Who shall separate us from the love of Christ? Shall trouble or hardship or persecution or famine or nakedness or danger or sword? As it is written: “For your sake we face death all day long; we are considered as sheep to be slaughtered.” No, in all these things we are more than conquerors through him who loved us. For I am convinced that neither death nor life, neither angels nor demons, neither the present nor the future, nor any powers,  neither height nor depth, nor anything else in all creation, will be able to separate us from the love of God that is in Christ Jesus our Lord.  

Romans 8:35-39

We might be battered for a season, but God will be our strength and sustenance. If he is allowing us to go through difficulty, he will provide what we need. And he won’t let us weather a storm alone! He is a “friend who sticks closer than a brother” and will stay beside us all the way to the other side, whatever that may be. He will never leave or forsake us!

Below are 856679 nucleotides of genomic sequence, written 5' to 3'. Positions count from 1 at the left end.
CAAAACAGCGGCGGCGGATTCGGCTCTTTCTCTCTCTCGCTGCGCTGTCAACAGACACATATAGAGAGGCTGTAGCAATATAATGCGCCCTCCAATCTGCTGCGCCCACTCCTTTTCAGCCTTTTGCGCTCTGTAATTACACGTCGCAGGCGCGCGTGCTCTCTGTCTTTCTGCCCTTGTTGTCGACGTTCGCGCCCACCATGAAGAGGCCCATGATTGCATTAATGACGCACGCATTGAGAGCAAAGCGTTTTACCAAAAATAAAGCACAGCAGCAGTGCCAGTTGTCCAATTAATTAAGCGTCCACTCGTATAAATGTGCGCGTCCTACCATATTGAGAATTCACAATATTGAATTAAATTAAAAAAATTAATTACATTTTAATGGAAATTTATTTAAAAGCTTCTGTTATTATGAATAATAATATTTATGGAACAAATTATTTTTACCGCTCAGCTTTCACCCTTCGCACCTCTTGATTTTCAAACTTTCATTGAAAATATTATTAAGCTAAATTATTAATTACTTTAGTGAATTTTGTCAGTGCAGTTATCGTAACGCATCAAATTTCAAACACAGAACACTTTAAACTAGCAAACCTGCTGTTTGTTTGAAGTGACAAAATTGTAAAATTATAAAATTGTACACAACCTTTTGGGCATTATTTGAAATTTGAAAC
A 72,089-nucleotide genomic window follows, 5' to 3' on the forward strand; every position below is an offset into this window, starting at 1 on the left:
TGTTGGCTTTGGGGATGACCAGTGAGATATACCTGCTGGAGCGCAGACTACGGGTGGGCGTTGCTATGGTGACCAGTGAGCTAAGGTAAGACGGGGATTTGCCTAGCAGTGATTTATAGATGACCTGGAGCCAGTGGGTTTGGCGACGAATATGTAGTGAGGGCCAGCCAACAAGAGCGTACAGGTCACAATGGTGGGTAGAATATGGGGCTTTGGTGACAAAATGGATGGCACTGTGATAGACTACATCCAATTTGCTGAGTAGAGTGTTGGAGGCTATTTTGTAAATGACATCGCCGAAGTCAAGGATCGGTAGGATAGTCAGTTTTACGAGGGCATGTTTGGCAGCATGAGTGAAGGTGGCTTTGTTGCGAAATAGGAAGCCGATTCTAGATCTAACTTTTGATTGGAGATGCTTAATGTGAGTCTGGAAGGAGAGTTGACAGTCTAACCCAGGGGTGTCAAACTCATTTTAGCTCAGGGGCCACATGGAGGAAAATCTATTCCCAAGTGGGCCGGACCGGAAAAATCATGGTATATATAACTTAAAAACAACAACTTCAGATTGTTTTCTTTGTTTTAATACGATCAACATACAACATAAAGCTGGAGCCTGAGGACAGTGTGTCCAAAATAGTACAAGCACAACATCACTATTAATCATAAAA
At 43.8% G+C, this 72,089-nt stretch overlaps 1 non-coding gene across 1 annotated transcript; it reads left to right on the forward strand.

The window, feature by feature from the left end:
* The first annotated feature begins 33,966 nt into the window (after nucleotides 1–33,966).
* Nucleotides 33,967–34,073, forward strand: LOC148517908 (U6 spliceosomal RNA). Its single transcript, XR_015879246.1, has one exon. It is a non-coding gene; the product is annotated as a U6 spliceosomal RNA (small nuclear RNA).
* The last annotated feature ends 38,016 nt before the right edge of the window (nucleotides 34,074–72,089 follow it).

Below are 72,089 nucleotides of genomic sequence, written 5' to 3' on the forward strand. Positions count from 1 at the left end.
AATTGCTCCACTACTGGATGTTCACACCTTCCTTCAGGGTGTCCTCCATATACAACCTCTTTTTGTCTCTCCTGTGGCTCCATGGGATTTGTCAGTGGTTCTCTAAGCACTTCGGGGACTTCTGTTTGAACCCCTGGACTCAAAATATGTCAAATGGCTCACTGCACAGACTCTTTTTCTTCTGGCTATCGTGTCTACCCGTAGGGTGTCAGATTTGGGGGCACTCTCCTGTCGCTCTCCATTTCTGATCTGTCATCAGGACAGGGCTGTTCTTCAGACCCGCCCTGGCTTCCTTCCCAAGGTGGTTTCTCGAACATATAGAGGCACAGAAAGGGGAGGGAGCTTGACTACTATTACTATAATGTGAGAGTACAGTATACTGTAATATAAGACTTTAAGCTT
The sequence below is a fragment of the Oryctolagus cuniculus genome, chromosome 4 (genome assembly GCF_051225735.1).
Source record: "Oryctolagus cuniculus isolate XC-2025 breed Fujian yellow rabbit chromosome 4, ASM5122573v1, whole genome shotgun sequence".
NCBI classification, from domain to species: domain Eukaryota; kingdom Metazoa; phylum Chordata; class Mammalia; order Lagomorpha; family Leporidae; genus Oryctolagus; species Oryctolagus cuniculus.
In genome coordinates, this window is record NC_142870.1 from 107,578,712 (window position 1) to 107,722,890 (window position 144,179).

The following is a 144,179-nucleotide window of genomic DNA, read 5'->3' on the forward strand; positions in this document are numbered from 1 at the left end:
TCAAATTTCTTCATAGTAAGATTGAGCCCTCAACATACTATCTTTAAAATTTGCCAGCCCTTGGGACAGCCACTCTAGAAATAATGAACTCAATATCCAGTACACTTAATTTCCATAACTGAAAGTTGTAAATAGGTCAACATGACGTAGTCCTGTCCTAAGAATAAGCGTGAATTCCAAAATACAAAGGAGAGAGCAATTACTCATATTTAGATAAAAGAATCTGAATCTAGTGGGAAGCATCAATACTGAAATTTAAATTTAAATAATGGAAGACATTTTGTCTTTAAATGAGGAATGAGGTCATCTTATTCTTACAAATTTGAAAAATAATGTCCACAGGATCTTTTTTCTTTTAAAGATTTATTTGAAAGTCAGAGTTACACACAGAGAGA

Sometimes, the response we get to “If only” or “If I could just” isn’t the relief we desperately want. I know, not very comforting, I’m sorry. Relief from suffering may come soon, later on, or it may not come at all—in this life. But even if we suffer the sting of some particular thorn for the rest of our lives, we won’t suffer forever. An entire earthly lifetime doesn’t even compare to forever. It may feel like eternity, but no matter how long our suffering lasts, God promises us it will not last forever. He also promises to be with us, strengthening and providing. Let’s set our hope in him, and look forward to a joyful forever yet to come, where all difficulty, sorrow, and suffering will be forgotten.